Thursday, November 8, 2012

Election Reflections

On November the 29th of 2011, I posted my election prediction.  You can see it here.

Sometimes you just hate to be right.

Although my call of the race was correct, perhaps my reasoning was a bit off.  I've been giving thought since about 9:30 Tuesday night about the outcome.  I know, 9:30 was before the race was called, yet it was increasingly clear the likely outcome.  Even before that Sarah Palin gave an emotional commentary that reflected my feelings as well.

It would be easy to rant about the election.  I will hopefully avoid that.  But why, I continue to ask myself, is the American public so clearly deceived by what is going on in Washington?  Maybe the answer is that they are not.

Our country seems more clearly divided than at any time in our history except perhaps the period around the War Between the States -- or should I call it the Civil War or, even yet, the War of Northern Aggression.  The words we choose to convey our message can be divisive.  Today, persons at all points on the political spectrum -- either "left" or "right" -- are using very divisive language.  That language in itself further divides when what we need is civil discourse that draws us toward common ground and practical solutions for the issues that our country faces.

I think our society has taught us to use divisive language.  It has not been done overtly or purposefully, but it is symptomatic of the "culture of self" which has become pervasive.  Every message on television subtly (or not so subtly) points to the thought, "What's in it for me?"  It is that very attitude that erodes the moral fabric of our society.  After all, what is civilization?  It is coming together for the common good.  Other related words come to mind, such as civility -- being aware of others needs, or civics -- the study of citizenship, its rights and duties which leads us ultimately to citizenship -- which denotes both obligation to others and the privileges of belonging to those in whom resides the power of governance.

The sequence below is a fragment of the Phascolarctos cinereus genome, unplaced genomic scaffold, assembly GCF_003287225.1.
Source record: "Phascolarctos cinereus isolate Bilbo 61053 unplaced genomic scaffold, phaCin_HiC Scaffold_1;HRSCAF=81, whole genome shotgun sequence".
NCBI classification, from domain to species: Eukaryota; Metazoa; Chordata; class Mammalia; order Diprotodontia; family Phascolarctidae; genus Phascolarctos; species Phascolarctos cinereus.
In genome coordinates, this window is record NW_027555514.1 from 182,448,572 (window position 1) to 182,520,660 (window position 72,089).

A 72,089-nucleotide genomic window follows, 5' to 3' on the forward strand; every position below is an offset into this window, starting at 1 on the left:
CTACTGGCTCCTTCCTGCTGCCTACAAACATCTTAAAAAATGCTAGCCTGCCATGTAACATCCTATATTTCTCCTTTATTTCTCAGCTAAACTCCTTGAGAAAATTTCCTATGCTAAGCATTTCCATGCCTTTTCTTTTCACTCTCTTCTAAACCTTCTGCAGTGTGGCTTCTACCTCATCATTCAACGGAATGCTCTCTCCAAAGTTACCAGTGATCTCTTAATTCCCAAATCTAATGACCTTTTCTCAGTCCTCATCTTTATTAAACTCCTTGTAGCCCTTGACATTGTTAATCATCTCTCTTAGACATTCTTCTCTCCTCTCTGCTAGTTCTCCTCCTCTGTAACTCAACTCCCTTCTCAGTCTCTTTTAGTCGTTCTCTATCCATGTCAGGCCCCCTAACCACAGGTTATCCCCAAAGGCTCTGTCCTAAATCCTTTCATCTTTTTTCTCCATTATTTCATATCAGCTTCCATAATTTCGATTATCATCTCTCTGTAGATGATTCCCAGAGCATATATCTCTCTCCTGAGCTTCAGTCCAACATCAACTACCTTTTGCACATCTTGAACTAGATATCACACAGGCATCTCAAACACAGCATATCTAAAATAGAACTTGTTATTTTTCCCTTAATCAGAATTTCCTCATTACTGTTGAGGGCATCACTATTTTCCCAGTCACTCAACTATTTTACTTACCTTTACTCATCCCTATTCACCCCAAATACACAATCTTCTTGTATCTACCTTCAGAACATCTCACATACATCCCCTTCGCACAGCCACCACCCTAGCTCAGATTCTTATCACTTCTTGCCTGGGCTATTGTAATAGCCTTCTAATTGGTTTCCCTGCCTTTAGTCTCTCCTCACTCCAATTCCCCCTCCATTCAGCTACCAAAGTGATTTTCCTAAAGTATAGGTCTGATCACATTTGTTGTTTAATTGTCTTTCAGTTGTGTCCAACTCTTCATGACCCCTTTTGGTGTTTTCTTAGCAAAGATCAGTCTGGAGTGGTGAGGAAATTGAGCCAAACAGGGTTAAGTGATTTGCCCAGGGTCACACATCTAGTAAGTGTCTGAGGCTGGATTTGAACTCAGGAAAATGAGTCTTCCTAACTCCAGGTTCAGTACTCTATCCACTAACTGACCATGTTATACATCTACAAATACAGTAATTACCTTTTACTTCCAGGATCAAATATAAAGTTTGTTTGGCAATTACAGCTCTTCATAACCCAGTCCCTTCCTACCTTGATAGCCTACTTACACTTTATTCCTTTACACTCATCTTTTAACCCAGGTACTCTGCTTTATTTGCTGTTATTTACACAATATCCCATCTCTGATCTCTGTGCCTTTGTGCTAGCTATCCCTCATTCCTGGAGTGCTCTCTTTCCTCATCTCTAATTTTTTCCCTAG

As we have become a society composed of individuals focused on self we have lost civility and lost the impetus for seeking common ground. 

So, how does such an attitude of incivility -- or this "culture of self" -- explain the election results?  The election is merely symptomatic of the prevailing cultural bias to look only to one's own needs without thought to consequences to others -- whether it be the unborn, our grandchildren, our neighbor or strangers and aliens. 

The "culture of self" also erodes our ability to think critically about the messages we are hearing.  People stop listening when they hear the words they want to hear.  (For an interesting perspective there are some great verses in the book of Proverbs about honey to the ear, etc.)  There is a failure to reason through the message to the consequences of behavior.  In my mind, the legalization of marijuana in Colorado is a perfect example -- not for the result, but for the messaging which led to the result.  Proponents of the measure touted legalization as a way to increase school funding.  Is there not something fundamentally wrong with connecting marijuana to our school children?  In my mind there is.

Ultimately, the "culture of self" will lead to the fragmentation of society.  We are quickly moving in that direction.  Until we change our culture we will not change our direction.  We must reinstate the value of seeking the common good into our thought processes or the "change" will only accelerate.

Just my thoughts.....


1 comment:

jbboren said...

Well said, Chris. I haven't been able to write anything yet. You are at least a day ahead of me.